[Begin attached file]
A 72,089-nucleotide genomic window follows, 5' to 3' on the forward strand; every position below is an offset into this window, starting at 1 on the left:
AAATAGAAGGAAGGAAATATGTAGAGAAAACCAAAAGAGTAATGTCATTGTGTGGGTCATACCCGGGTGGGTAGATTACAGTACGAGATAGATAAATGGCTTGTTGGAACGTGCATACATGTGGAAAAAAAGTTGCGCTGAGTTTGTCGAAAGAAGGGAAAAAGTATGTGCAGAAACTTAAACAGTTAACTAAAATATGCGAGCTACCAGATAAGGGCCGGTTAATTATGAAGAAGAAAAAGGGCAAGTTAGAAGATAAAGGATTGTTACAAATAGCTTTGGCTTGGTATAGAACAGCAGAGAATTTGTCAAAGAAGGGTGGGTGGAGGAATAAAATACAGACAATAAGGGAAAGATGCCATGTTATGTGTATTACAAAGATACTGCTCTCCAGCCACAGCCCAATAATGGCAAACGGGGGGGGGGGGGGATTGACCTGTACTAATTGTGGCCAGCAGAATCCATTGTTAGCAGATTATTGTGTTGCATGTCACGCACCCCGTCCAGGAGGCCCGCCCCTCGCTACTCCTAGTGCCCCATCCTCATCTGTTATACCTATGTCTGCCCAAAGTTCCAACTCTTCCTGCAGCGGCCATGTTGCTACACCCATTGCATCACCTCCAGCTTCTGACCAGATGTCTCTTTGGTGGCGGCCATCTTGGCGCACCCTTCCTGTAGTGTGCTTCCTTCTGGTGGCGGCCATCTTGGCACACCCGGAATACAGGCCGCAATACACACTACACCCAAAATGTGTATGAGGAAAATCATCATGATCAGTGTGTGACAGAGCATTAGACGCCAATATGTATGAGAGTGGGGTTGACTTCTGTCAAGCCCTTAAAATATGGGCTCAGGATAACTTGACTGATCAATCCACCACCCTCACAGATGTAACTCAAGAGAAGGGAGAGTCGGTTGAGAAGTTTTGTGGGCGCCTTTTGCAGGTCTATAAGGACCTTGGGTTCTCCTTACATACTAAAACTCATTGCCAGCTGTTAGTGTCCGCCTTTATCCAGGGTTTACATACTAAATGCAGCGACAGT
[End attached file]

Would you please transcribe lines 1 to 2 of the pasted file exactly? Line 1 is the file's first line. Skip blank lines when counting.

A 72,089-nucleotide genomic window follows, 5' to 3' on the forward strand; every position below is an offset into this window, starting at 1 on the left:
AAATAGAAGGAAGGAAATATGTAGAGAAAACCAAAAGAGTAATGTCATTGTGTGGGTCATACCCGGGTGGGTAGATTACAGTACGAGATAGATAAATGGCTTGTTGGAACGTGCATACATGTGGAAAAAAAGTTGCGCTGAGTTTGTCGAAAGAAGGGAAAAAGTATGTGCAGAAACTTAAACAGTTAACTAAAATATGCGAGCTACCAGATAAGGGCCGGTTAATTATGAAGAAGAAAAAGGGCAAGTTAGAAGATAAAGGATTGTTACAAATAGCTTTGGCTTGGTATAGAACAGCAGAGAATTTGTCAAAGAAGGGTGGGTGGAGGAATAAAATACAGACAATAAGGGAAAGATGCCATGTTATGTGTATTACAAAGATACTGCTCTCCAGCCACAGCCCAATAATGGCAAACGGGGGGGGGGGGGGATTGACCTGTACTAATTGTGGCCAGCAGAATCCATTGTTAGCAGATTATTGTGTTGCATGTCACGCACCCCGTCCAGGAGGCCCGCCCCTCGCTACTCCTAGTGCCCCATCCTCATCTGTTATACCTATGTCTGCCCAAAGTTCCAACTCTTCCTGCAGCGGCCATGTTGCTACACCCATTGCATCACCTCCAGCTTCTGACCAGATGTCTCTTTGGTGGCGGCCATCTTGGCGCACCCTTCCTGTAGTGTGCTTCCTTCTGGTGGCGGCCATCTTGGCACACCCGGAATACAGGCCGCAATACACACTACACCCAAAATGTGTATGAGGAAAATCATCATGATCAGTGTGTGACAGAGCATTAGACGCCAATATGTATGAGAGTGGGGTTGACTTCTGTCAAGCCCTTAAAATATGGGCTCAGGATAACTTGACTGATCAATCCACCACCCTCACAGATGTAACTCAAGAGAAGGGAGAGTCGGTTGAGAAGTTTTGTGGGCGCCTTTTGCAGGTCTATAAGGACCTTGGGTTCTCCTTACATACTAAAACTCATTGCCAGCTGTTAGTGTCCGCCTTTATCCAGGGTTTACATACTAAATGCAGCGACAGT